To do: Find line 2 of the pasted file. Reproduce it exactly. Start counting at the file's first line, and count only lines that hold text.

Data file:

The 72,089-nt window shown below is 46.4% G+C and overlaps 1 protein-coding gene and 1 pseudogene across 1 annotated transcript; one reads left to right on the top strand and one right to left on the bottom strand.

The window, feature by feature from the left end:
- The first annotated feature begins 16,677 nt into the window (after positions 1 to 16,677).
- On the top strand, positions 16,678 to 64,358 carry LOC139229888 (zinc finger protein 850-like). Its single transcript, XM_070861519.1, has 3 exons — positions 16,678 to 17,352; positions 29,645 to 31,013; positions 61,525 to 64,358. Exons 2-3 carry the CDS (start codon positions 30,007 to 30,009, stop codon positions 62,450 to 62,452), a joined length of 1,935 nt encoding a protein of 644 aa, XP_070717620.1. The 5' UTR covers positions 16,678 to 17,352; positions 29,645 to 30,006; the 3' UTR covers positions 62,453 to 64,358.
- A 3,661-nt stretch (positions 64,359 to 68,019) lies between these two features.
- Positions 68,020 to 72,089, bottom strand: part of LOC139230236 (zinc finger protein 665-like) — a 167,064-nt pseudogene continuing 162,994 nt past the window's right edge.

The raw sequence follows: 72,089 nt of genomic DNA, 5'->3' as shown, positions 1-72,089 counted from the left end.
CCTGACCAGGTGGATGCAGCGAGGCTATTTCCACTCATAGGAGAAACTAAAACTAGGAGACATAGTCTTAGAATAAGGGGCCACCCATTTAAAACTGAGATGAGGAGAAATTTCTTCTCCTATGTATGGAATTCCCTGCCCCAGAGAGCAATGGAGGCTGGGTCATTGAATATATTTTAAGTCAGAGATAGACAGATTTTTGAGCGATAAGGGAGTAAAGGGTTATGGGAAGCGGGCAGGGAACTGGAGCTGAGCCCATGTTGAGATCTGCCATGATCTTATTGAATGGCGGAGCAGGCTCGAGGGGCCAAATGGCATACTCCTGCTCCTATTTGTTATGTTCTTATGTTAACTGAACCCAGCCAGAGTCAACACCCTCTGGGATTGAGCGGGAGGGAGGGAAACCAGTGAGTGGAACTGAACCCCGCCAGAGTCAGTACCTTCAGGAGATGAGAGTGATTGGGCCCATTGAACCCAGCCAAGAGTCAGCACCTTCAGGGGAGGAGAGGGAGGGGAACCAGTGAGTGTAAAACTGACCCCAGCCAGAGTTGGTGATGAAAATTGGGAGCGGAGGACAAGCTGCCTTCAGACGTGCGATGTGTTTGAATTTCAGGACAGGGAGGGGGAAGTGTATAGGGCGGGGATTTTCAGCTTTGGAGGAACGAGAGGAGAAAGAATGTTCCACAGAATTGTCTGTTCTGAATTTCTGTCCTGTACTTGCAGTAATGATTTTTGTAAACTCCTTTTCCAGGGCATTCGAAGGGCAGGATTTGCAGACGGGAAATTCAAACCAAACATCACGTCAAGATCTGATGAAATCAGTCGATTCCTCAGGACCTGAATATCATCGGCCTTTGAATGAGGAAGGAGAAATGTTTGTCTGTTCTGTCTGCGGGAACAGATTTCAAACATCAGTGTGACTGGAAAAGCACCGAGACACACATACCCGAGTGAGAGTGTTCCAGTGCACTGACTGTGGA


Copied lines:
The window, feature by feature from the left end: